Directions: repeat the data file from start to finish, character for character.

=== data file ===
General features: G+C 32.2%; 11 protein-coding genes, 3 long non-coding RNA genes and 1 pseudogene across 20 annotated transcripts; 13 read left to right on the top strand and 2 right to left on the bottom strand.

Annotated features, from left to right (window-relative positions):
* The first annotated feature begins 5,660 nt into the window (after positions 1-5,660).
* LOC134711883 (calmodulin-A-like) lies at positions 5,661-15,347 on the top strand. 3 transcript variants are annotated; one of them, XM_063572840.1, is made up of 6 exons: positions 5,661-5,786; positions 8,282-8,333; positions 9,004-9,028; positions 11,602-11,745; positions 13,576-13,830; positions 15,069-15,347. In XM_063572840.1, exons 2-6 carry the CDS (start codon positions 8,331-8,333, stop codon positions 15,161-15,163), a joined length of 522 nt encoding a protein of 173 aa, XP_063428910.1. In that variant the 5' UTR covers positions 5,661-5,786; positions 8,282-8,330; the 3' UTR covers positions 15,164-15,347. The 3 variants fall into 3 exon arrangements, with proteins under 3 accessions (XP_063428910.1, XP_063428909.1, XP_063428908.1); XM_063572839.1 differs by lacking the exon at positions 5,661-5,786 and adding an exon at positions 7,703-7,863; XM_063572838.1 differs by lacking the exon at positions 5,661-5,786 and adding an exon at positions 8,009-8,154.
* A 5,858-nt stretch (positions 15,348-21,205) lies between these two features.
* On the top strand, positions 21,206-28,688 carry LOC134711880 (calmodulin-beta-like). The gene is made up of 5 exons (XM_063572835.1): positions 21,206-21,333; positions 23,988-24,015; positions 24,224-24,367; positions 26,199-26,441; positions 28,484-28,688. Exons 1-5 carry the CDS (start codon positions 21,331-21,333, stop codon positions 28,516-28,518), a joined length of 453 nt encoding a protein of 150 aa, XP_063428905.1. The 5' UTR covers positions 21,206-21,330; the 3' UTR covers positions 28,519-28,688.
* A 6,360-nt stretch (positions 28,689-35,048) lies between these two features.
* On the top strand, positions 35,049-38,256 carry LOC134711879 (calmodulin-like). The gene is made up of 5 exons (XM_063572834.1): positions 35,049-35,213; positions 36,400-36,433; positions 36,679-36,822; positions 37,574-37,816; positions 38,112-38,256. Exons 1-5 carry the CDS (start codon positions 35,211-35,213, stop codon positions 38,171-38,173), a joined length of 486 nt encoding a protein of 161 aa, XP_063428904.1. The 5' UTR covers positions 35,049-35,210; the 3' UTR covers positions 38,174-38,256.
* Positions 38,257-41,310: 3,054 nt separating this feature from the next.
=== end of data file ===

General features: G+C 32.2%; 11 protein-coding genes, 3 long non-coding RNA genes and 1 pseudogene across 20 annotated transcripts; 13 read left to right on the top strand and 2 right to left on the bottom strand.

Annotated features, from left to right (window-relative positions):
* The first annotated feature begins 5,660 nt into the window (after positions 1-5,660).
* LOC134711883 (calmodulin-A-like) lies at positions 5,661-15,347 on the top strand. 3 transcript variants are annotated; one of them, XM_063572840.1, is made up of 6 exons: positions 5,661-5,786; positions 8,282-8,333; positions 9,004-9,028; positions 11,602-11,745; positions 13,576-13,830; positions 15,069-15,347. In XM_063572840.1, exons 2-6 carry the CDS (start codon positions 8,331-8,333, stop codon positions 15,161-15,163), a joined length of 522 nt encoding a protein of 173 aa, XP_063428910.1. In that variant the 5' UTR covers positions 5,661-5,786; positions 8,282-8,330; the 3' UTR covers positions 15,164-15,347. The 3 variants fall into 3 exon arrangements, with proteins under 3 accessions (XP_063428910.1, XP_063428909.1, XP_063428908.1); XM_063572839.1 differs by lacking the exon at positions 5,661-5,786 and adding an exon at positions 7,703-7,863; XM_063572838.1 differs by lacking the exon at positions 5,661-5,786 and adding an exon at positions 8,009-8,154.
* A 5,858-nt stretch (positions 15,348-21,205) lies between these two features.
* On the top strand, positions 21,206-28,688 carry LOC134711880 (calmodulin-beta-like). The gene is made up of 5 exons (XM_063572835.1): positions 21,206-21,333; positions 23,988-24,015; positions 24,224-24,367; positions 26,199-26,441; positions 28,484-28,688. Exons 1-5 carry the CDS (start codon positions 21,331-21,333, stop codon positions 28,516-28,518), a joined length of 453 nt encoding a protein of 150 aa, XP_063428905.1. The 5' UTR covers positions 21,206-21,330; the 3' UTR covers positions 28,519-28,688.
* A 6,360-nt stretch (positions 28,689-35,048) lies between these two features.
* On the top strand, positions 35,049-38,256 carry LOC134711879 (calmodulin-like). The gene is made up of 5 exons (XM_063572834.1): positions 35,049-35,213; positions 36,400-36,433; positions 36,679-36,822; positions 37,574-37,816; positions 38,112-38,256. Exons 1-5 carry the CDS (start codon positions 35,211-35,213, stop codon positions 38,171-38,173), a joined length of 486 nt encoding a protein of 161 aa, XP_063428904.1. The 5' UTR covers positions 35,049-35,210; the 3' UTR covers positions 38,174-38,256.
* Positions 38,257-41,310: 3,054 nt separating this feature from the next.